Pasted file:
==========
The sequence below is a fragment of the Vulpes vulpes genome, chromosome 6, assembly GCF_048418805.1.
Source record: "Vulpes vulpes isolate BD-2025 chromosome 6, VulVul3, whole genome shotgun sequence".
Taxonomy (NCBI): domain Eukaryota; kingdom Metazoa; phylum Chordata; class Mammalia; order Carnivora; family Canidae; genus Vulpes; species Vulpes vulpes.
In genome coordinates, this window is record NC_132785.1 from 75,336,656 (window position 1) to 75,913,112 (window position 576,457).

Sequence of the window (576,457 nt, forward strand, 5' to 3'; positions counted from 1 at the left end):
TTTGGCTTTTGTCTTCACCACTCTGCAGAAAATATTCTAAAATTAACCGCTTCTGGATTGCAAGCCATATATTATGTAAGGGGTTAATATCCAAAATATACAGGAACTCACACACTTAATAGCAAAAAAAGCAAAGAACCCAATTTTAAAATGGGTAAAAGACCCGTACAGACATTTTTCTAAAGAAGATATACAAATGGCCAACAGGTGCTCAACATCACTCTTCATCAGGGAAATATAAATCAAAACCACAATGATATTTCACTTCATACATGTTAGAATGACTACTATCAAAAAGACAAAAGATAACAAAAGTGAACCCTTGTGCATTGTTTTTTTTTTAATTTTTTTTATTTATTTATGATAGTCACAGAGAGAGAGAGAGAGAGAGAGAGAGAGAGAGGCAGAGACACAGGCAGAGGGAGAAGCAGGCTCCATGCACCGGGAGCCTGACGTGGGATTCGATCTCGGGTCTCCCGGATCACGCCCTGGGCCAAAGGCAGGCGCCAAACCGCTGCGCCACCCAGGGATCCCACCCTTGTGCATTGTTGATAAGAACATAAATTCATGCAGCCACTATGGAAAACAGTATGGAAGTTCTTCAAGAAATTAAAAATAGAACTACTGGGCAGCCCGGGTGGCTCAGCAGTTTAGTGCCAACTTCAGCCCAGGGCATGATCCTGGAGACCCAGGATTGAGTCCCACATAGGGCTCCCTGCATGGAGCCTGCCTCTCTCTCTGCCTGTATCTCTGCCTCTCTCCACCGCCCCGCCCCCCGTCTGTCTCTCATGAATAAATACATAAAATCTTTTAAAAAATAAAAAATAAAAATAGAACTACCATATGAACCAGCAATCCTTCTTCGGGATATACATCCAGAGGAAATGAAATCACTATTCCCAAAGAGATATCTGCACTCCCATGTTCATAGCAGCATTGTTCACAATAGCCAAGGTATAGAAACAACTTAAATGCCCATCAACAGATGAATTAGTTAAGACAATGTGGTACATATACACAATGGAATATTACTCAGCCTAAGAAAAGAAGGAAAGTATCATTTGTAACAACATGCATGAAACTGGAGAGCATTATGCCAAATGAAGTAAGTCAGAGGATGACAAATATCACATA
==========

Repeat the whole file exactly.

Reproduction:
The sequence below is a fragment of the Vulpes vulpes genome, chromosome 6, assembly GCF_048418805.1.
Source record: "Vulpes vulpes isolate BD-2025 chromosome 6, VulVul3, whole genome shotgun sequence".
Taxonomy (NCBI): domain Eukaryota; kingdom Metazoa; phylum Chordata; class Mammalia; order Carnivora; family Canidae; genus Vulpes; species Vulpes vulpes.
In genome coordinates, this window is record NC_132785.1 from 75,336,656 (window position 1) to 75,913,112 (window position 576,457).

Sequence of the window (576,457 nt, forward strand, 5' to 3'; positions counted from 1 at the left end):
TTTGGCTTTTGTCTTCACCACTCTGCAGAAAATATTCTAAAATTAACCGCTTCTGGATTGCAAGCCATATATTATGTAAGGGGTTAATATCCAAAATATACAGGAACTCACACACTTAATAGCAAAAAAAGCAAAGAACCCAATTTTAAAATGGGTAAAAGACCCGTACAGACATTTTTCTAAAGAAGATATACAAATGGCCAACAGGTGCTCAACATCACTCTTCATCAGGGAAATATAAATCAAAACCACAATGATATTTCACTTCATACATGTTAGAATGACTACTATCAAAAAGACAAAAGATAACAAAAGTGAACCCTTGTGCATTGTTTTTTTTTTAATTTTTTTTATTTATTTATGATAGTCACAGAGAGAGAGAGAGAGAGAGAGAGAGAGAGAGGCAGAGACACAGGCAGAGGGAGAAGCAGGCTCCATGCACCGGGAGCCTGACGTGGGATTCGATCTCGGGTCTCCCGGATCACGCCCTGGGCCAAAGGCAGGCGCCAAACCGCTGCGCCACCCAGGGATCCCACCCTTGTGCATTGTTGATAAGAACATAAATTCATGCAGCCACTATGGAAAACAGTATGGAAGTTCTTCAAGAAATTAAAAATAGAACTACTGGGCAGCCCGGGTGGCTCAGCAGTTTAGTGCCAACTTCAGCCCAGGGCATGATCCTGGAGACCCAGGATTGAGTCCCACATAGGGCTCCCTGCATGGAGCCTGCCTCTCTCTCTGCCTGTATCTCTGCCTCTCTCCACCGCCCCGCCCCCCGTCTGTCTCTCATGAATAAATACATAAAATCTTTTAAAAAATAAAAAATAAAAATAGAACTACCATATGAACCAGCAATCCTTCTTCGGGATATACATCCAGAGGAAATGAAATCACTATTCCCAAAGAGATATCTGCACTCCCATGTTCATAGCAGCATTGTTCACAATAGCCAAGGTATAGAAACAACTTAAATGCCCATCAACAGATGAATTAGTTAAGACAATGTGGTACATATACACAATGGAATATTACTCAGCCTAAGAAAAGAAGGAAAGTATCATTTGTAACAACATGCATGAAACTGGAGAGCATTATGCCAAATGAAGTAAGTCAGAGGATGACAAATATCACATA